Eating Animals by Johnathan Safran Foer
This proved to be a very good book. It presented our food production system in an unbiased manner. I truly enjoyed learning about all the facts that he presented. Here are some that caught my eye:
- “On average, Americans eat the equivalent of 21,000 entire animals in a lifetime” (121)
- “Virtually all (upwards of 95 percent of) chickens become infected with E. coli (an indicator of fecal contamination) and between 39 and 75 percent of all chickens in retail stores are infected.” (131)
- “76 million cases of food-borne illnesses… occur in America each year [estimated by the CDC].” (139)
- “Nearly one-third of the land surface of the planet is dedicated to livestock.” (149)
- “Americans choose to eat less than .25% of the known edible food on the planet.” (1)
- “In the US, farmed animals represent more than 99 percent of all animals with whom humans directly interact.” (73)
- “Today, it isn’t unusual for meat to travel almost halfway around the globe to reach your supermarket. The average distance our meat travels hovers around fifteen hundred miles.” (104)
- “In the US, about 3 million pounds of antibiotics are given to humans each year, but a whopping 17.8 million pounds are fed to livestock.” (140)
- “Farm animals in the US produce 130 times as much waste as the human population–roughly 87,000 pounds of sh*t per second. The polluting strength of this sh*t is 160 times greater than raw municipal sewage. And yet, there is almost no waste-treatment infrastructure for farmed animals.” (174)
Foer mentioned a few repeated themes; what happens around food is more important than the food itself, animals are what we are and are not, and the emphasis on cheap food regardless of the health cost.
He mentioned Marion Nestle, a public health expert that argues that “food companies, like cigarette companies will say and do whatever works to sell products”. This analogy is great at portraying the food industry as the “bad guy” or the ones influencing us to consume in this unhealthy and unsustainable manner.
Some excellent quotes from this book are:
- “To think the war we find ourselves waging in is not only a duty, a responsibility, an obligation, it is also a necessity, a constraint that, like it or not, directly or indirectly, no one can escape…The animal looks at us, and we are naked before it.” (38)
- “I felt shame living in a nation of unprecedented prosperity–a nation that spends a smaller percentage of income on food than any other civilization has in human history–but in the name of affordability treats the animals it eats with cruelty so extreme it would be illegal if inflicted on a dog.” (40)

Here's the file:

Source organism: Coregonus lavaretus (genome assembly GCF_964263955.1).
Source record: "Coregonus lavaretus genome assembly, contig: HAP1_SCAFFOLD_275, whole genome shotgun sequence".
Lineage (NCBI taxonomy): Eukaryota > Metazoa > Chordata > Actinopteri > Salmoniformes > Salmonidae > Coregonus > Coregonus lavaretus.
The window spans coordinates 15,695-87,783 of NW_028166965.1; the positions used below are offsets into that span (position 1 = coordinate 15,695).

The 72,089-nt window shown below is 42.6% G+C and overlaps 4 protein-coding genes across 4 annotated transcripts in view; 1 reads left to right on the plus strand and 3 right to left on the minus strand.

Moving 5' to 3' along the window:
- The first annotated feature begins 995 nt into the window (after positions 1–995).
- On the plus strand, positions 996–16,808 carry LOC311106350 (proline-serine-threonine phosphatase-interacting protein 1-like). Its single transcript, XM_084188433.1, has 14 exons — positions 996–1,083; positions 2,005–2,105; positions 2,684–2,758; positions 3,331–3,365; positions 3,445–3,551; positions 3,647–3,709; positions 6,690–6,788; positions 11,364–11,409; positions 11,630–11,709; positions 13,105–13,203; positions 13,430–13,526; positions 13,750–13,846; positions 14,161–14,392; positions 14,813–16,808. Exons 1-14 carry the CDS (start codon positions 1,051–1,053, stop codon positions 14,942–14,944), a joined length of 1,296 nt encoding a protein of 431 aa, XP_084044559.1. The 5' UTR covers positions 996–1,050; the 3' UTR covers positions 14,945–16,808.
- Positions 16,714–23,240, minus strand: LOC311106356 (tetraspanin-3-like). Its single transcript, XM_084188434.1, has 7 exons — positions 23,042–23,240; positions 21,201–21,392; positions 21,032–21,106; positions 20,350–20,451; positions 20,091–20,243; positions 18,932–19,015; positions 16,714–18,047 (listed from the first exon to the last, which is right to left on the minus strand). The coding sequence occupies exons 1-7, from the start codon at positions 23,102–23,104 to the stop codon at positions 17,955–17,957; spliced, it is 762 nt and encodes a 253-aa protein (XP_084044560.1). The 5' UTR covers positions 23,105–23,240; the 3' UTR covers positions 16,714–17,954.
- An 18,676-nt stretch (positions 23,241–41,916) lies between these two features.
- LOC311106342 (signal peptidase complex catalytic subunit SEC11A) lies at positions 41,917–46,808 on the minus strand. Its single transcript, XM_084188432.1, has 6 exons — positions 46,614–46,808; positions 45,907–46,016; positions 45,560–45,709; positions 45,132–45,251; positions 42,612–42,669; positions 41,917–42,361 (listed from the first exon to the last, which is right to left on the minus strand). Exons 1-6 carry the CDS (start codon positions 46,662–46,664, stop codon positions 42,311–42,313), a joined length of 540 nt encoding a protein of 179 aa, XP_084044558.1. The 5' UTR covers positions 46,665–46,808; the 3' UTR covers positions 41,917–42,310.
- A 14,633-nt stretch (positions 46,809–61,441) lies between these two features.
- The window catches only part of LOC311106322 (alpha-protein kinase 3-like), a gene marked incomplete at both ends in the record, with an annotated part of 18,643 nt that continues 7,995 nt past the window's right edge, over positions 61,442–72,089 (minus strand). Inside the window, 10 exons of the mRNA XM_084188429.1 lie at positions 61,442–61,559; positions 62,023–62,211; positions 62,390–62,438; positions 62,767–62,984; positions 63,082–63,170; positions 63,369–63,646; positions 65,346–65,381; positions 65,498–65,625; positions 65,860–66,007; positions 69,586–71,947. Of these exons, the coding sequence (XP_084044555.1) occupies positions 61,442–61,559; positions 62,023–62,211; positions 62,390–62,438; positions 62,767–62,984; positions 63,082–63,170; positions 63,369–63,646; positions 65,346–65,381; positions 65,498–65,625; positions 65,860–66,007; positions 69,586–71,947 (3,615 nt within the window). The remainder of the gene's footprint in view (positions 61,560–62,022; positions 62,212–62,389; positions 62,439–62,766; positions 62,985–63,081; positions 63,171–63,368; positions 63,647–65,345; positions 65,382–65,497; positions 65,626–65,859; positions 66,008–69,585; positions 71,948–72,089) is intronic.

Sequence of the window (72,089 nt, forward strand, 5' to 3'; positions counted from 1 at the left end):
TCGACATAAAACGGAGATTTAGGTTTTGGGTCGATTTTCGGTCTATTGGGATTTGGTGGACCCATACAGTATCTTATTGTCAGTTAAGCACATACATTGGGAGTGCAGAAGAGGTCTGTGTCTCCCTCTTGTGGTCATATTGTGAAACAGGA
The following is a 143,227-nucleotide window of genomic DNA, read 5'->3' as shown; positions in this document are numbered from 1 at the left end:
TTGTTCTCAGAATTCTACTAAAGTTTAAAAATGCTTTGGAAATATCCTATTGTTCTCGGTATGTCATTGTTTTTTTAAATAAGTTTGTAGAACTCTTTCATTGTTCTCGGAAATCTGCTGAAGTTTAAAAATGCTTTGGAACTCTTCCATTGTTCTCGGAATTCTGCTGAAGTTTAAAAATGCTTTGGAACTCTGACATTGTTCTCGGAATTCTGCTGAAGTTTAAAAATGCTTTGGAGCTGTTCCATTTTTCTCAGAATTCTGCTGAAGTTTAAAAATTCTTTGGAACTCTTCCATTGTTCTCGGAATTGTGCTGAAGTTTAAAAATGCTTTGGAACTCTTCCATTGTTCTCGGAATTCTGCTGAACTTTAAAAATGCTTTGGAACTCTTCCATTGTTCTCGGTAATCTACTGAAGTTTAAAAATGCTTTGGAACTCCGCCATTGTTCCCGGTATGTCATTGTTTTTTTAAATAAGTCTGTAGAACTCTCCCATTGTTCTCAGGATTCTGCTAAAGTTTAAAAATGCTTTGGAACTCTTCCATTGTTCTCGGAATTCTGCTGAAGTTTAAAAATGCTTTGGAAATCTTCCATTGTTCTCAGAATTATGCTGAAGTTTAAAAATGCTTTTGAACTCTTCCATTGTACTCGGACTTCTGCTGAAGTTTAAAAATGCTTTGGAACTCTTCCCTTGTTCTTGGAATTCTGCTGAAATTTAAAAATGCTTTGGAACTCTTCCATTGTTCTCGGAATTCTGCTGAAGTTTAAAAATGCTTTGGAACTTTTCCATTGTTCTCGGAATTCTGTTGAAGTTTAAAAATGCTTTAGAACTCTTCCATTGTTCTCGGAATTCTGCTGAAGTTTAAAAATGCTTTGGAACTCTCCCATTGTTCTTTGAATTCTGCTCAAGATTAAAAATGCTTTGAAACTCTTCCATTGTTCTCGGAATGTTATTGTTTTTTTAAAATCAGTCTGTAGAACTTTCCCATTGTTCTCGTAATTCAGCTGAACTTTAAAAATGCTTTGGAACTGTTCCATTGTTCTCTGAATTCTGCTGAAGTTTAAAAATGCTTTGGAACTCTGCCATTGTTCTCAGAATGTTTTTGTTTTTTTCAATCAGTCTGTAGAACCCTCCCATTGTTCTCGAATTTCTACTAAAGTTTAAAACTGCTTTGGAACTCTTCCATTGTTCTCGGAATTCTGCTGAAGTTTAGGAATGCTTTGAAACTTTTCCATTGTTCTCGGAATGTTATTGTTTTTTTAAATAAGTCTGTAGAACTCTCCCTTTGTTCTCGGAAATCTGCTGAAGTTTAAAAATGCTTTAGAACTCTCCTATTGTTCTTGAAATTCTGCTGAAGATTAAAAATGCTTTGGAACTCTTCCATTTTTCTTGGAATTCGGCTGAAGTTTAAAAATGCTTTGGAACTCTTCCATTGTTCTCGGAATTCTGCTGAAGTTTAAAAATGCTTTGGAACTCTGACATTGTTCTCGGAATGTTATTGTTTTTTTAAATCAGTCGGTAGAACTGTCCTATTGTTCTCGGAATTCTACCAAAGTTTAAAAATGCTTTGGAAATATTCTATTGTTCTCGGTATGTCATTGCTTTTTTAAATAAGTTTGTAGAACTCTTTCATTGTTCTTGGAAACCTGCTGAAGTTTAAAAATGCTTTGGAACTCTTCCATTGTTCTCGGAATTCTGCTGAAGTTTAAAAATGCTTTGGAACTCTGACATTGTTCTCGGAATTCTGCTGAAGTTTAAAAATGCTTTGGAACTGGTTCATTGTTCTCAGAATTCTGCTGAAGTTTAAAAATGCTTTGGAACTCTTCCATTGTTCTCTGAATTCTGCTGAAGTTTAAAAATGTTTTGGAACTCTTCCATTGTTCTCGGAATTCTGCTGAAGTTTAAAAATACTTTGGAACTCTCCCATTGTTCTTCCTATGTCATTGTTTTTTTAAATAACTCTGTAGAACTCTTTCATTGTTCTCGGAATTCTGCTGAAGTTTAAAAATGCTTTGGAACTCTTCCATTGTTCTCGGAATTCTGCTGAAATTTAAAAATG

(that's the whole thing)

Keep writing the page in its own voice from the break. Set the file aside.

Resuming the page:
- “Whether or not you are in favor of offshore oil drilling, whether or not you ‘believe’ in global warming, whether you drive your Hummer or live off the grid, you recognize that the air you breathe and the water you drink are important.” (73)
- “The power brokers of [the]… sad business of factory farming…know that their business model depends on consumers not being able to see (or hear about) what they do.” (87)
- “We live in a world in which it’s conventional to treat an animal like a hunk of wood and extreme to treat an animal like an animal.” (93).
- “Having little exposure to animals makes it much easier to push aside questions about how our actions might influence their treatment. The problem posed by meat has become an abstract one; there is no individual animal, no singlular look of joy or suffering, no wagging tail, and no scream… Cruelty… prefers abstraction.” (102)
- “We have focused the awesome power of modern genetic knowledge to bring into being animals that suffer more.” (159).
- “Drugs are not for curing diseases, but substitutes for destroyed immune systems. Farmers do not aim to produce healthy animals.” (188)
I do have a few questions and comments about this book..
- Is it the system that’s corrupt, or is it so efficient that it has taken over its operation and grown out of control?
- What are some steps we can take to fix the problems of our food system?
- What is my responsibility as a consumer?
- What is the government’s responsibility to the consumer?
- On page 35, Foer mentions “the takeover of the factory farm could itself be taken over”. What does he mean by this? What will take over the factory farm?
- Why is there a stigma associated with those who are vegetarians/very environmentally conscious?
- Of course, the question posed at the end of the book… Where will it end?
“We have let the food industry craft our national nutrition policy, which influences everything from what foods are stocked int he health food aisle at the local grocery store to what our children eat at school.” (147)